On the other hand, the Y700 34-ISH is mostly on a par with similarly priced PCs. The Digital Storm Vanquish 4, for example, also ran Metro Last Light at around 50 fps at 1080p, and excelled at running games in quad-HD resolutions (while also not quite getting to 4K for most titles). However, the Vanquish 4 scored a 2,787 on the 3DMark Fire Strike Ultra test, which evaluates roughly how well a system can run high-end games. The Y700 34-ISH came in at only 1,046. The test is an artificial one, but in theory, the Y700 34-ISH is a bit less powerful than its competitors — which is in line with our observations.
In terms of everyday productivity, the IdeaCentre Y700 will handle anything you throw its way with ease. I was able to run about 110 processes with only 20 to 30 percent of the CPU in usage, with spikes to 40 percent. This included four video streams from Netflix, Hulu, Crackle and Twitch, plus active use of Facebook, Twitter, Task Manager, GDocs and two active game downloads. There's not much you can do to shake this machine, short of running demanding games.
There's not much you can do to shake this machine, short of running demanding games.
In addition to a 120 GB solid state drive, the Y700 34-ISH comes with a 1TB traditional hard drive. You should have no problem storing dozens of games, hundreds of movies, or thousands of documents, depending on what you need the system for primarily.
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In a test to see how long it would take to transfer files from a thumb drive, the Y700 34-ISH pulled a speed of 60 Mbps, meaning that should you choose, you could fill that 1TB hard drive respectably quickly. Keep in mind, though, that this falls well short of its competitor, the Digital Storm Vanquish 4 (221 Mbps with a 250GB SSD), as well as the category average for gaming desktops: 243 Mbps. Before you uninstall a decent amount of bloatware that comes with the system, it takes 22 seconds to boot up; not catastrophic, but not super-quick, either.
The included mouse is a small red-and-black (what else?) peripheral with a few extra thumb buttons and software that allows you to customize them. The mouse feels cheap and plasticy, and too small for most hands, but it functions as it's supposed to. The keyboard, on the other hand, is a membrane model with incredibly mushy keys and a cramped design. Worse still, it throws a backslash right next to the Enter key, rather than above it. After days of working with the keyboard, I still hit backslash about 99 percent of the times I wanted to hit enter instead. Typing passwords was a nightmare, as was doing any kind of word processing.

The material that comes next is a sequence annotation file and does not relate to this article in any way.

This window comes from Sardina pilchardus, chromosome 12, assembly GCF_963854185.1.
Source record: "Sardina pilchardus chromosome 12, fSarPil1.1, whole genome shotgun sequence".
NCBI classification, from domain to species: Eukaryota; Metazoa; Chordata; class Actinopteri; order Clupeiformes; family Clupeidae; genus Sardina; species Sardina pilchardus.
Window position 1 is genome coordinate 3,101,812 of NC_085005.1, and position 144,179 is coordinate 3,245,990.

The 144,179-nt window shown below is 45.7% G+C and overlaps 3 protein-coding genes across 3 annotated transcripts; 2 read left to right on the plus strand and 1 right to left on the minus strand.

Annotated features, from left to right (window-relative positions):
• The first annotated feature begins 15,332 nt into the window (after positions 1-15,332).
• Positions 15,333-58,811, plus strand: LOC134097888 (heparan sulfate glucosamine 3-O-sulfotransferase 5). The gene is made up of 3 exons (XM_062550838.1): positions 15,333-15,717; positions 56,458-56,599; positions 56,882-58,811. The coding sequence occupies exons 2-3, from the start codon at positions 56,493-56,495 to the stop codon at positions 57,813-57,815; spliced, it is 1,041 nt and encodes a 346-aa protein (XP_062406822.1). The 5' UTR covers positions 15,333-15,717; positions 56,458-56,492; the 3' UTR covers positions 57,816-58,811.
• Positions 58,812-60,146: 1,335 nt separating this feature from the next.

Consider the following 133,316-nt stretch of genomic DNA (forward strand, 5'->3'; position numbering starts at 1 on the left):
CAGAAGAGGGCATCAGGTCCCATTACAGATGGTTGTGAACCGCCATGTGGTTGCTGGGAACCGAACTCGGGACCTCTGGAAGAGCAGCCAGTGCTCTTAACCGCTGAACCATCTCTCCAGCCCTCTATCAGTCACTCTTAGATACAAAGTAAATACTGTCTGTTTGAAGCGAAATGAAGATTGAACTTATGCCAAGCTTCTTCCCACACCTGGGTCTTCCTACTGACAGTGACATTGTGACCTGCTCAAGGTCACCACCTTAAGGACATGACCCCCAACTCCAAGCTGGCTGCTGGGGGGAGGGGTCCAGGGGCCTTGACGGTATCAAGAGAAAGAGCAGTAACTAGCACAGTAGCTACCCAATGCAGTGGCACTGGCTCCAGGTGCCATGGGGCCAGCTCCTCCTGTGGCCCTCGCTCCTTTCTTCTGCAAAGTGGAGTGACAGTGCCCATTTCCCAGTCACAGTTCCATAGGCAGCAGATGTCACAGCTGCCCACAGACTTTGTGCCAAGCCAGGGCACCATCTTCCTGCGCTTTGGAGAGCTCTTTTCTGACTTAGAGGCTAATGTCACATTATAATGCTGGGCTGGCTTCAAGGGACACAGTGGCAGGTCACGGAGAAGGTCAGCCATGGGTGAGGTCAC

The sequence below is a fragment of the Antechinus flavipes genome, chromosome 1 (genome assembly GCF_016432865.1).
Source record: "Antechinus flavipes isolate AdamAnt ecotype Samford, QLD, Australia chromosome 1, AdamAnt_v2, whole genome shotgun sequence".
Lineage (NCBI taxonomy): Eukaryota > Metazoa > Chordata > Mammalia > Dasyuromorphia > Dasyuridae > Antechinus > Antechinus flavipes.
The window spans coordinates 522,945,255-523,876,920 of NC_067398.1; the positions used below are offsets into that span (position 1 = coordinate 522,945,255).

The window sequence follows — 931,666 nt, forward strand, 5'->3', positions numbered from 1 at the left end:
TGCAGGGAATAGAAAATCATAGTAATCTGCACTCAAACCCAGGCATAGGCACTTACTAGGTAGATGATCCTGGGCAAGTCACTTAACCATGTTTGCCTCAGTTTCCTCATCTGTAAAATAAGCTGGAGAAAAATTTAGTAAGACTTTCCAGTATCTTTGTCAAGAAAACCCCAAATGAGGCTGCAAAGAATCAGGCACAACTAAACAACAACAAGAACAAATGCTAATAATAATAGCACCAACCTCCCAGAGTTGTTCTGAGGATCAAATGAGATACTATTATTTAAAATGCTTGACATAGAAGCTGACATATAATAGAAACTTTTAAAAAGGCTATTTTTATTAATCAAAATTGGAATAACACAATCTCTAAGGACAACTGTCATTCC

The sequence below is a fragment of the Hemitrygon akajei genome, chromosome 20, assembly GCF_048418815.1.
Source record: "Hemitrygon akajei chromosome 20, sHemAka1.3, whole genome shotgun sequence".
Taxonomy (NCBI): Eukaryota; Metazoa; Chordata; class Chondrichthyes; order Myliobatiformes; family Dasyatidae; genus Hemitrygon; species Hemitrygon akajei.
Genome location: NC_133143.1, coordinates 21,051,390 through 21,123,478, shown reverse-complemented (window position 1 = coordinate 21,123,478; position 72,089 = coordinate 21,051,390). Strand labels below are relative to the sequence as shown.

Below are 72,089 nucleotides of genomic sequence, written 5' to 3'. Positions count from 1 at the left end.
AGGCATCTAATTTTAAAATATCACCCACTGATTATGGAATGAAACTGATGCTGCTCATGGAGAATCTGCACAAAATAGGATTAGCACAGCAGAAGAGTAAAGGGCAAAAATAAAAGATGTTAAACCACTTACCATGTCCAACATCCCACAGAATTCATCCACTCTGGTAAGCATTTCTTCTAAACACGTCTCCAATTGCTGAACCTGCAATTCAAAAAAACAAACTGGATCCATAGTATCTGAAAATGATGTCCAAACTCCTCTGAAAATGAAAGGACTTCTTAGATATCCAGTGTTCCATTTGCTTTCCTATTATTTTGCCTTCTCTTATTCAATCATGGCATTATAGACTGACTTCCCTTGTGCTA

If you're a very casual gamer, you could get by with this keyboard and mouse, but if you're a very casual gamer, you probably don't need a $1,050 gaming PC. You should plan a better mouse and keyboard into your budget, or hold out for Lenovo's Razer Edition desktops, which will include the excellent BlackWidow keyboard and Mamba mouse when they arrive in June 2016.
There's only one configuration available for the Y700 34-ISH, and it's the one described above. If you want to dish out $1,500, however, you could go for the default IdeaCentre Y700, which runs on an Intel Core i7 3.4 GHz quad-core processor and includes an Nvidia GeForce GTX 970 GPU. The other specs appear to be the same.
The mouse feels cheap and plasticy, and the membrane keyboard has incredibly mushy keys and a cramped design.
The Lenovo Y900, too, is an extremely similar machine with a wider variety of configurations, but a more powerful processor (4.00 GHz Intel Core i7-6700K) and much less storage space (256 GB). The Y900-90DD000VUT ($900) boasts an integrated graphics card and only 4GB RAM; the Y900-90DD000UUS ($1,800) features an Nvidia GeForce GTX 970 GPU and 16GB RAM; the Y900-90DD000RUS ($2,500) comes with an Nvidia GeForce GTX 980 GPU and 32GB RAM.
The Y700-ISH doesn't have much in the way of exclusive gaming software — just a system optimizer and companion software for the mouse, as described above. The system does come with DVD-burning software, so you won't need to buy anything extra if you'd rather back up your files on discs than thumb drives. In my experience, it was best to deactivate (or uninstall) the extra software, since it didn't add much to the overall experience.
In spite of some truly underwhelming peripherals, the Lenovo Y700 34-ISH offers decent hardware at an affordable price. Even if it can't run the latest and greatest titles with stunning 4K definition and eye-popping textures, it does a respectable job of playing just about any PC game on the market if you're willing to turn down the graphical settings a bit. The hardest of hardcore gamers will have to look elsewhere (or build their own machines), but if you want to know what PC gaming is all about and decide later whether fancy internal hardware is worth the cost of upgrading, you could do much worse than the Y700 34-ISH.